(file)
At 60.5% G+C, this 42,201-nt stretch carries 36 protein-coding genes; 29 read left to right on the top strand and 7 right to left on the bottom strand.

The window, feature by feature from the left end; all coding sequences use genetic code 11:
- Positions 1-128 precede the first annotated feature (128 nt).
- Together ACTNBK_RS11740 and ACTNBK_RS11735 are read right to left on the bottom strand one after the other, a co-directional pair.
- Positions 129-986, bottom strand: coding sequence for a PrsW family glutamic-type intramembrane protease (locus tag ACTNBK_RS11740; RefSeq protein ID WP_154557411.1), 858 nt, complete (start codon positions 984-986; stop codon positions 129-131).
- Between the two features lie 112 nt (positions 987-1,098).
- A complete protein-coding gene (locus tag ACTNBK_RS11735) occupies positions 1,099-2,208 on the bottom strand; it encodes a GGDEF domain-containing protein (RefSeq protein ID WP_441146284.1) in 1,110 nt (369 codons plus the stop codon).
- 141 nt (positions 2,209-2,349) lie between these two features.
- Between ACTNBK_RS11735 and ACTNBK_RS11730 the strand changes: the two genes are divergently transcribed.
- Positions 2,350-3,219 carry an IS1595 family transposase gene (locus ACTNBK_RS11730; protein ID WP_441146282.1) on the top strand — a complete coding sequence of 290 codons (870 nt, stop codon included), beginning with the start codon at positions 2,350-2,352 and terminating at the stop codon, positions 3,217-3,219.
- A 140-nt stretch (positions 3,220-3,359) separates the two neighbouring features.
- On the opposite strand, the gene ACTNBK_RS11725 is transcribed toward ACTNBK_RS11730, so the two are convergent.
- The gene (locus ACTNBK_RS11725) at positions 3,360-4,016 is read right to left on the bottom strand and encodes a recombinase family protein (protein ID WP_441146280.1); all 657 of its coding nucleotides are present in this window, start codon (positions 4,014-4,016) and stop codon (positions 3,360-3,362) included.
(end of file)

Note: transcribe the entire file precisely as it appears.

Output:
At 60.5% G+C, this 42,201-nt stretch carries 36 protein-coding genes; 29 read left to right on the top strand and 7 right to left on the bottom strand.

The window, feature by feature from the left end; all coding sequences use genetic code 11:
- Positions 1-128 precede the first annotated feature (128 nt).
- Together ACTNBK_RS11740 and ACTNBK_RS11735 are read right to left on the bottom strand one after the other, a co-directional pair.
- Positions 129-986, bottom strand: coding sequence for a PrsW family glutamic-type intramembrane protease (locus tag ACTNBK_RS11740; RefSeq protein ID WP_154557411.1), 858 nt, complete (start codon positions 984-986; stop codon positions 129-131).
- Between the two features lie 112 nt (positions 987-1,098).
- A complete protein-coding gene (locus tag ACTNBK_RS11735) occupies positions 1,099-2,208 on the bottom strand; it encodes a GGDEF domain-containing protein (RefSeq protein ID WP_441146284.1) in 1,110 nt (369 codons plus the stop codon).
- 141 nt (positions 2,209-2,349) lie between these two features.
- Between ACTNBK_RS11735 and ACTNBK_RS11730 the strand changes: the two genes are divergently transcribed.
- Positions 2,350-3,219 carry an IS1595 family transposase gene (locus ACTNBK_RS11730; protein ID WP_441146282.1) on the top strand — a complete coding sequence of 290 codons (870 nt, stop codon included), beginning with the start codon at positions 2,350-2,352 and terminating at the stop codon, positions 3,217-3,219.
- A 140-nt stretch (positions 3,220-3,359) separates the two neighbouring features.
- On the opposite strand, the gene ACTNBK_RS11725 is transcribed toward ACTNBK_RS11730, so the two are convergent.
- The gene (locus ACTNBK_RS11725) at positions 3,360-4,016 is read right to left on the bottom strand and encodes a recombinase family protein (protein ID WP_441146280.1); all 657 of its coding nucleotides are present in this window, start codon (positions 4,014-4,016) and stop codon (positions 3,360-3,362) included.